What Is the Difference between Total THC, Delta 8 THC, and Delta 9 THC, and What This Means to You
From a legal standpoint, the hemp products industry is in its infancy. For much of the last century, hemp and hemp products have either been illegal on a federal level or burdened with a level of taxation and compliance that made hemp products commercially nonviable.
It wasn’t until the passing of the Agricultural Improvement Act (a.k.a. The Farm Bill) in 2018 that hemp products like those that feature CBD and Delta 8 THC became legal. Since then, the hemp industry has grown by legendary proportions. Unfortunately, especially with a burgeoning business, there are often new hurdles and challenges to face. One of those hurdles that the hemp industry now faces is how the total THC of a product factors into whether or not a hemp-derived product is considered legal on a federal level.
THC Designations and Their Current Legal Standing
To fully explore the current challenges to the legality of hemp products, it is beneficial to first fully define the difference between Total THC, Delta 8 THC, and Delta 9 THC before we explore any legal challenges and what these challenges may mean to you.
Delta 9 THC
There are a handful of THC molecules within the cannabis plant, and Delta 9 THC is the most well-known. When someone hears the term THC, this is likely the molecule that is being discussed. This cannabinoid is found in large quantities in the marijuana variety of the cannabis plant. It is famous for its psychotropic effects as it gives the user the feeling of being high. According to the specific wording of The Farm Bill of 2018, hemp products that contain no more than 0.3% Delta 9 THC are legal on a federal level throughout the United States.
Delta 8 THC
Delta 8 THC is another cannabinoid found in the cannabis plant but in much lesser quantities. The quantity of Delta 8 THC in a mature cannabis plant is so low that the cannabinoid has to be made through a chemical process that converts CBD and other cannabinoids into Delta 8 THC to make it economically viable. This cannabinoid does create an intoxicating effect, but not nearly to the degree of Delta 9 THC.
Because of the wording of The Farm Bill, Delta 8 THC remains legal on a federal level. However, because this cannabinoid has to be created through a chemical process, the DEA has challenged its legality, and it is currently considered illegal in 11 states.
While not listed in the title of this article, THCA (tetrahydrocannabinolic acid) plays a significant part in the subject matter we are covering. THCA is the acid version of THC and has no intoxicating effects. It is found in various quantities in the cannabis plant, depending on the strain of the plant. When heated, THCA goes through a process called decarboxylation, where the THCA molecules become Delta 9 THC molecules. THCA is currently federally legal, but the fact that it can change into Delta 9 THC is the source of the current legal debate.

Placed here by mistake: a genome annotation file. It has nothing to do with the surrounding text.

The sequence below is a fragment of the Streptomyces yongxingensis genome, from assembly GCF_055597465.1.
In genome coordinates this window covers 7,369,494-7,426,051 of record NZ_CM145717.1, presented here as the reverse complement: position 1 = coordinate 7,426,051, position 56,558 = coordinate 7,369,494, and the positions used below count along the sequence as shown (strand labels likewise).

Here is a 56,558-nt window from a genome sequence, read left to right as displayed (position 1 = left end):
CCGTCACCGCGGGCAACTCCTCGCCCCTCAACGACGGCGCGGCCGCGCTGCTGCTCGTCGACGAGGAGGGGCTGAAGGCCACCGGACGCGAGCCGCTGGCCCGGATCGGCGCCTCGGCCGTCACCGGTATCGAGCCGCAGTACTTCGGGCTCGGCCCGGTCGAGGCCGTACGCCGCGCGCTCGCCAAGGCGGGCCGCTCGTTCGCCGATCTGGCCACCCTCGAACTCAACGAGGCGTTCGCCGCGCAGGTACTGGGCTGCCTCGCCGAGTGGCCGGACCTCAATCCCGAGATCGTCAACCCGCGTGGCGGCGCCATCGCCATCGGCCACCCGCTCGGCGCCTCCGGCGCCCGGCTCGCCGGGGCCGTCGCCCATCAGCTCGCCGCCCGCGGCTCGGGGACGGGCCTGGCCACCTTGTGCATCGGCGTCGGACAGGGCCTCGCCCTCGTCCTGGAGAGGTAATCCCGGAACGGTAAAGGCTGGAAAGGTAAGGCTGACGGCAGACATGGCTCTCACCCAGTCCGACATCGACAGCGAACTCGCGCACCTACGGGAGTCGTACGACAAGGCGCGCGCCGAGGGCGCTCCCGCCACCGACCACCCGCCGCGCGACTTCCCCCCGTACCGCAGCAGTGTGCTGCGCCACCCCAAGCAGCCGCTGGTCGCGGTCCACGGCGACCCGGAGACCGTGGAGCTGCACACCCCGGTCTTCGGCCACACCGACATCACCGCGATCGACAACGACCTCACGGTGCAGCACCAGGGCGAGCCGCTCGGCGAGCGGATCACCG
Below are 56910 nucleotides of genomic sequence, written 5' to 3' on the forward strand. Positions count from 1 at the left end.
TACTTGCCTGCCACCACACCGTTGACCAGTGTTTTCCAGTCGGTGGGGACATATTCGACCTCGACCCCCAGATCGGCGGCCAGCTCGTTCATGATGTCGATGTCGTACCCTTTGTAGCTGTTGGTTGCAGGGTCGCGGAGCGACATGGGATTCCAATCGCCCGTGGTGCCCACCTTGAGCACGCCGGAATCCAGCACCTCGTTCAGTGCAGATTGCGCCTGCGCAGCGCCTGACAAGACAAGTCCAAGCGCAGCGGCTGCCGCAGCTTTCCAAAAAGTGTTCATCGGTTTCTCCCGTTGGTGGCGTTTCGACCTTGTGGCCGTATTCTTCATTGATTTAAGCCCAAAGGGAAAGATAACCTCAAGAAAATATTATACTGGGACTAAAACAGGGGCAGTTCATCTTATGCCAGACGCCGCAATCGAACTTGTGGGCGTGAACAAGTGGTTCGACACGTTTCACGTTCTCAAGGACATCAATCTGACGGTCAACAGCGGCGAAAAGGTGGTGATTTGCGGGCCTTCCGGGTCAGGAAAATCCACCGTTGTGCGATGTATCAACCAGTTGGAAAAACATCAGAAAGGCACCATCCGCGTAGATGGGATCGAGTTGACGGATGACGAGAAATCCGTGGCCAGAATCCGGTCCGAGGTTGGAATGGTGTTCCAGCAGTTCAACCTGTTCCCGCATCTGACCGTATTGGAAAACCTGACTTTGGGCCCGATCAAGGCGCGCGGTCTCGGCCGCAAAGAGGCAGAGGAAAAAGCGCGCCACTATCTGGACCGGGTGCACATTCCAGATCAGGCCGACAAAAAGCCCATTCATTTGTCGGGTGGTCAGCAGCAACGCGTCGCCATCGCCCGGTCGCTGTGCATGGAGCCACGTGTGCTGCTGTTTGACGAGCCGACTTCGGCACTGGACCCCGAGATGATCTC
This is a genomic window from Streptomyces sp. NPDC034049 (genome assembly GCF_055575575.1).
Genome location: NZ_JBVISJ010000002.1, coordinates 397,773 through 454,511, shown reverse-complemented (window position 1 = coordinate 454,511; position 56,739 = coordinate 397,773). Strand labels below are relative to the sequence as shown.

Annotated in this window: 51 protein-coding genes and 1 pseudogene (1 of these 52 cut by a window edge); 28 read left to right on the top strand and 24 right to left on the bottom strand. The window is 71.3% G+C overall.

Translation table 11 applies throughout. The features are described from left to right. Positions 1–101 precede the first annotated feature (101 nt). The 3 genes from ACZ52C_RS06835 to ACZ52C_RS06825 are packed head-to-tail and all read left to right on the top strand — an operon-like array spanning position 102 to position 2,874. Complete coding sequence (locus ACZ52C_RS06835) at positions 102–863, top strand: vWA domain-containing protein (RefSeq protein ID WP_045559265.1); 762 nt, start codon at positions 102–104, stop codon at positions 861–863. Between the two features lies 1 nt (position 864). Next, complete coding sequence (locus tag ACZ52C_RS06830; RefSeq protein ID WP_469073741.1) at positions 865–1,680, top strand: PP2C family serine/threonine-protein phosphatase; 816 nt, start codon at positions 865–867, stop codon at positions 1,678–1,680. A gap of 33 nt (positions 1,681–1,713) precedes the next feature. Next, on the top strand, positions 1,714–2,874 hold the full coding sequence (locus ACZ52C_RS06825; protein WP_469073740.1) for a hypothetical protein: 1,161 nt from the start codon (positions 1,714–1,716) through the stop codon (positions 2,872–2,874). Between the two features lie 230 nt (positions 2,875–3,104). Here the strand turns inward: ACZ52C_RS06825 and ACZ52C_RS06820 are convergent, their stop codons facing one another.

Suppose you inspect the Certificate of Analysis (COA) from a laboratory that analyzes the properties of a hemp product. In that case, you will notice that this lab report shows the content of the cannabinoids within the sample examined. This content is usually expressed as a percentage of the overall mass and by weight. Most COAs will list the amount of Delta 9 THC, Delta 8 THC, and THCA in the sample. The Total THC number shown is a calculation that adds the amount of Delta 9 THC to the amount of THCA in the sample multiplied by 87.7%. For example, a hemp sample that showed 5% Delta 9 THC and 10% THCA would have a Total THC of 13.77% (5% + (10% x 87.7%)). The 87.7% applied to the THCA level is because 87.7% of the THCA content can theoretically be converted to Delta 9 THC.
What This Means to You
The debate over Total THC and its application to a hemp product's legal status is at the center of the hemp industry’s challenge. The wording of The Farm Bill clearly identifies Delta 9 THC as the cannabinoid that is restricted to 0.3% in a hemp product for it to be federally legal. However, there are those who believe that because THCA can be converted into Delta 9 THC, it should also be considered in the legal calculation. Therefore, they believe that the Total THC level instead of just the Delta 9 THC level in a product should be the determining factor. There are several flaws in this logic.
The first flaw is that a commonly used testing method to determine the level of THC in a product requires the heating of the sample. Delta 9 THC is created by the heating of THCA (decarboxylation). Therefore, this testing method to determine the level of Delta 9 THC actually creates more Delta 9 THC. Additionally, much of the legislation and USDA rules being considered requires the hemp samples to be tested using this method.
The second primary flaw in this logic is the fact that it applies the same argument to all hemp product types. The reasoning has some relevance when you consider hemp vape or smoke products because they are heated. However, edibles, tinctures, topicals, and capsules are not heated and do not create additional Delta 9 THC.
What all of this legal wrangling means to you is that the different types of THC and their legal status affect your ability to access CBD and Delta 8 THC products now and in the future. The hemp industry is already burdened as it struggles to produce hemp and hemp-derived products that meet the current 0.3% Delta 9 THC guidelines. Often, entire hemp crops are destroyed because they are above this level and classified as a hot crop. If the USDA insists on adopting 0.3% Total THC as the guideline, it could cripple the hemp industry and limit the availability of CBD, Delta 8 THC, and other hemp-derived products.